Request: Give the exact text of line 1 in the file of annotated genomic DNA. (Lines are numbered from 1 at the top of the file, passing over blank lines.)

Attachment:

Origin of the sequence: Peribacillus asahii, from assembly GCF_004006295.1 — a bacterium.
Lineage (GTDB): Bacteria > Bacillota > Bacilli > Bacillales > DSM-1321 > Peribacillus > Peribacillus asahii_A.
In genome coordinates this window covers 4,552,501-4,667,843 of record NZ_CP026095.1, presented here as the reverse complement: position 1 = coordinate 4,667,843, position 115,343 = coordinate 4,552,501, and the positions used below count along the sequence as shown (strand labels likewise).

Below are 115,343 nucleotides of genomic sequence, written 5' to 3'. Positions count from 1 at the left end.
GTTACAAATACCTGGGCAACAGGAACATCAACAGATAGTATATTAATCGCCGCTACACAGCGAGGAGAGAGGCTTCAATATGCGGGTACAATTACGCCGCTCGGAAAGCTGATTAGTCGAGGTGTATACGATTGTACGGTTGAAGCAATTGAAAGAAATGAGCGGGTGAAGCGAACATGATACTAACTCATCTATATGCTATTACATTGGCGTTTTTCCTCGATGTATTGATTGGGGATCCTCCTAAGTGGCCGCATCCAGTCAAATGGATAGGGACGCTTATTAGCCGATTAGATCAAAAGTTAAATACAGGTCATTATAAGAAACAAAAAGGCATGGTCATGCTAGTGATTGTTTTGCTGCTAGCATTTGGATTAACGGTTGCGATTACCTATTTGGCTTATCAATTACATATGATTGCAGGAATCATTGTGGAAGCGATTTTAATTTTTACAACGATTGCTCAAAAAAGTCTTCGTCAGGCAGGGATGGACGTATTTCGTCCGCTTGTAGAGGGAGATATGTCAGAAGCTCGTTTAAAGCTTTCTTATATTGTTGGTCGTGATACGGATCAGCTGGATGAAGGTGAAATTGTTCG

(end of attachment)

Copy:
Origin of the sequence: Peribacillus asahii, from assembly GCF_004006295.1 — a bacterium.